believers even in those days, but were uniquely restricted to the Apostles
and those who worked alongside of them.  They were exceptional events, each
with specific purposes and always associated with the ministry of the
Apostles; and their frequency can be seen decreasing dramatically even from
the beginning of the Book of Acts to the end. 

It seems as though, at the opening of the Book of Acts, there is a flurry of
the miraculous, and towards the end it’s absent.  The Book of Acts was
written by Luke, the physician, as you know.  Acts covers a crucial period
that started with the Church at Pentecost and ended about 30 years later with
Paul in prison, following his third missionary journey.  Transitions are seen
from beginning to end in the Book of Acts.  Changes come in almost every
chapter as the old covenant fades away and the New Covenant comes in all its
fullness.  Even the Apostle Paul was caught in some of those changes, which
can be witnessed as you look into chapter 18 of Acts and chapter 21, and see
him, although he is fully under the New Covenant, still exhibiting ties to
the old, as indicated by his taking certain Jewish vows which were prescribed
in the Old Testament. 

In the Book of Acts we are in a transition which moved from the Synagogue to
the Church.  We are in a transition which moves away from an order of law
into an order of grace.  The Church is transformed from a group of Jewish
believers to a body made up of Jews and Gentiles united in Christ.  Believers
at the beginning of Acts were related to God under an old pattern.  By the
end, all believers were in Christ, living under a new pattern, indwelt by the
Holy Spirit, in a new and unique relationship. 

Acts, therefore, covers an extraordinary time in history.  A time of
transition from the old to the new.  And the transition it records, listen
carefully, is never to be repeated.  There is only one time frame in which
you move from the old to the new, that history does not come again.  It never
will come again, and those elements that are true of that transition are not
repeatable, for the transition itself needs no repetition.  Therefore, we
must say, the only teachings in the Book of Acts which can be called
normative for the Church are those that are explicitly taught elsewhere in

Now, as you look at the Book of Acts from the Charismatic viewpoint, looking
at it as it were through their eyes, the major theological distinction of
that movement has to be supported in the Book of Acts, and they think they can
do it.  It is what I would call the doctrine of Subsequence.  That’s a term
that others have used.  The doctrine of Subsequence.  What that basically
means is, that you get saved and sometimes subsequent to that, some later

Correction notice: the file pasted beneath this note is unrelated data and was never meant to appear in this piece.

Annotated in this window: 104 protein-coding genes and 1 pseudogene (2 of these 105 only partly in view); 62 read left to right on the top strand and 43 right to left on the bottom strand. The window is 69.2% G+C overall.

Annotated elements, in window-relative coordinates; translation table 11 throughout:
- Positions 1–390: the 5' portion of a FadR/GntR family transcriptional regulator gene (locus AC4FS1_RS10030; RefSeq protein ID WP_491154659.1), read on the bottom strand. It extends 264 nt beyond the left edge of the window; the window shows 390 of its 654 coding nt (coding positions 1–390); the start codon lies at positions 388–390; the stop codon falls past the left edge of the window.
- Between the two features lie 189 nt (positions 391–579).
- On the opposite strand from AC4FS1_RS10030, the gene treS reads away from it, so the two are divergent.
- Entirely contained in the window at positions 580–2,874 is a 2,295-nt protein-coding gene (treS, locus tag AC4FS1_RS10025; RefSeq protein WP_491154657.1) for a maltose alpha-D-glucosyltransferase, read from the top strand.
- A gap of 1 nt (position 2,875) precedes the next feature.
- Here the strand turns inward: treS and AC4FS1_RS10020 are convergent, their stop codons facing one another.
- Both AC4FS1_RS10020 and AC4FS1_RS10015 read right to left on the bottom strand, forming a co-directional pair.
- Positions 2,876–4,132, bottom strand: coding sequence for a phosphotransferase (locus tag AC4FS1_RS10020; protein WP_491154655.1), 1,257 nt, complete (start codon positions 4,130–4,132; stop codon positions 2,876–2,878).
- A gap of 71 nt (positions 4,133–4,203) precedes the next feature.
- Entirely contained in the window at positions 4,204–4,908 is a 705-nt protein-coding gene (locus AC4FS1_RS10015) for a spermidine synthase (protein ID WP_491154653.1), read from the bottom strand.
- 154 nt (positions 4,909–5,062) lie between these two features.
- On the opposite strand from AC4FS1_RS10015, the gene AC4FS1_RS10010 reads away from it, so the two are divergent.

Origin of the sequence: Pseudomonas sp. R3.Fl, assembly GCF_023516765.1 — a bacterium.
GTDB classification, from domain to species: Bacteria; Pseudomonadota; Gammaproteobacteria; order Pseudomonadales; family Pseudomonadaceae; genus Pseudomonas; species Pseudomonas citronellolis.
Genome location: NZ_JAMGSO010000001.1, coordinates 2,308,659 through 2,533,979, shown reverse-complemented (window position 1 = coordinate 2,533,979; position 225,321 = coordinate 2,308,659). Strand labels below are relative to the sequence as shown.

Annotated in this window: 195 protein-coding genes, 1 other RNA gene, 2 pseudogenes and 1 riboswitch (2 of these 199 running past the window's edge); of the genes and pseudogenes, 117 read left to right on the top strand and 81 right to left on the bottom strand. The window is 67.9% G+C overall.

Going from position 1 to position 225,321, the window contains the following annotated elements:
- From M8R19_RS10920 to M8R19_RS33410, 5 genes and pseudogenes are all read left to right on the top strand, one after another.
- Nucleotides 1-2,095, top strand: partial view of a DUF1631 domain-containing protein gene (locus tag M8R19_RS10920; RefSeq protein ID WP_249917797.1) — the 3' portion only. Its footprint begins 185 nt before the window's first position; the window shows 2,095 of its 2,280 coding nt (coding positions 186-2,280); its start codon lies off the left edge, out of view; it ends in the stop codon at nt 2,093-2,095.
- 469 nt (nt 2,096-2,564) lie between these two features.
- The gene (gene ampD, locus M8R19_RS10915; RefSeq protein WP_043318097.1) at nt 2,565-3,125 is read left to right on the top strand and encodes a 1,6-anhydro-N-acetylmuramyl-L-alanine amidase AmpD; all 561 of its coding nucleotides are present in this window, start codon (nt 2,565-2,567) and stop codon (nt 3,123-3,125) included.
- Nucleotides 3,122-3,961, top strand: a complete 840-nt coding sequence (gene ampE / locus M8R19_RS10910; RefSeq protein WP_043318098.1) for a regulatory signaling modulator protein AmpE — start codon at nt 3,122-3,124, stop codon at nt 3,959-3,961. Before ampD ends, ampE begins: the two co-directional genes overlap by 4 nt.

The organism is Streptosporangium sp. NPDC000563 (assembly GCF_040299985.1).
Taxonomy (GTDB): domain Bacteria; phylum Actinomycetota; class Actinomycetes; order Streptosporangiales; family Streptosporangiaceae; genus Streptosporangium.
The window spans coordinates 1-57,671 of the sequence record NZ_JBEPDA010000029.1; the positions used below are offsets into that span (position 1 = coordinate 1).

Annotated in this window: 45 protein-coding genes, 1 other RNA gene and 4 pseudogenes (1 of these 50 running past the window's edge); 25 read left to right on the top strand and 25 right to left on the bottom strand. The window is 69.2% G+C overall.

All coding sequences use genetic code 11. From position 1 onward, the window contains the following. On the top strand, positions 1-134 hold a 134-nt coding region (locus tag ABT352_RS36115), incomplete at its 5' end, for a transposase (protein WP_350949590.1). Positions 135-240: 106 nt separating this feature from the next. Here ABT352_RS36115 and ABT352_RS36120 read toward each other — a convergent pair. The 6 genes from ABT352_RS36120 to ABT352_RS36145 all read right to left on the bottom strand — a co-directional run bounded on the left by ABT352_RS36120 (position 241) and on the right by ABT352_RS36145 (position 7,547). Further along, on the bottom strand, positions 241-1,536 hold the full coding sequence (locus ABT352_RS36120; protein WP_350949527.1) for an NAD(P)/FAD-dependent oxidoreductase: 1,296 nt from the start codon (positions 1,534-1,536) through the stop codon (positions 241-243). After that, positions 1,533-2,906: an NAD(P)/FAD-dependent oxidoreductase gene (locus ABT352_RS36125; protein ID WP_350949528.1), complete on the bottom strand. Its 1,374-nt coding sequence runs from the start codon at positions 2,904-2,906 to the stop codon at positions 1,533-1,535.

date, hopefully, you get the Baptism of the Holy Spirit.  That is primarily
the distinctive doctrine of Pentecostal Charismatic theology; that when
you’re saved you receive the Lord Jesus Christ, you are redeemed: at some
later time you get the Baptism of the Holy Spirit–subsequent to that saving

They will also say, secondly, that it is often, some of them will say,
always, associated with speaking in tongues.  Old line traditional
Pentecostalism for the most part said, “The Baptism of the Spirit is
subsequent to salvation and is always identified by speaking in tongues,” 
some will say, “Often identified by speaking in tongues.”  The third
component is that the Baptism of the Holy Spirit often manifests, or always
manifests by speaking in tongues, is something to be earnestly, zealously,
and passionately sought for.  Now, that is really the essence of the
distinctive kind of Charismatic doctrine that so many of us are familiar

They go to the Book of Acts to endeavor to prove this Subsequence doctrine,
this tongues as an attendant proof of the Baptism of the Holy Spirit, and for
some strange reason to even verify the seeking after the gift or the Baptism. 
The doctrine of Subsequence [which says] that there is for Christians, a
baptism in the Spirit, distinct from and subsequent to the experience of
salvation, and that that is somehow associated with the matter of tongues, is
at the very heart of their theology.  And so we must be able to deal with
this and I want us to do that tonight because we are really cutting into
the very core of what they historically have taught. 

In his rather thorough investigation of Pentecostal theology, Frederick Dale
Bruner wrote, “Pentecostals believe that the Spirit has baptized every
believer into Christ’s conversion, but that Christ has not baptized every
believer into the Spirit Pentecost.”  Not only do most Charismatics believe
that the Baptism of the Spirit happens at some point after salvation, but
that it only happens to those who seek after it diligently, passionately, and
zealously.  And then as I said, when it does come it is usually, if not
always attended by speaking in tongues.  Now, they are very definitive, may I
say, about this doctrine.  May I also say, they are very vague about most
other doctrines.  In most other areas of theology they are vague, but in this
one they usually speak a clear word regarding what they believe. 

Now, some of them attempt to support their doctrine of Subsequence from the
Book of Acts because they really can’t go anywhere else.  Some of them don’t
attempt to support it at all: they just say it’s true.  But the ones who
attempt to support it have to go to the Book of Acts because there is no
where else to go.  Let me show you why.  Maybe you say, “They ought to go the
First Corinthians, doesn’t that talk about the Holy Spirit and Tongues?”  It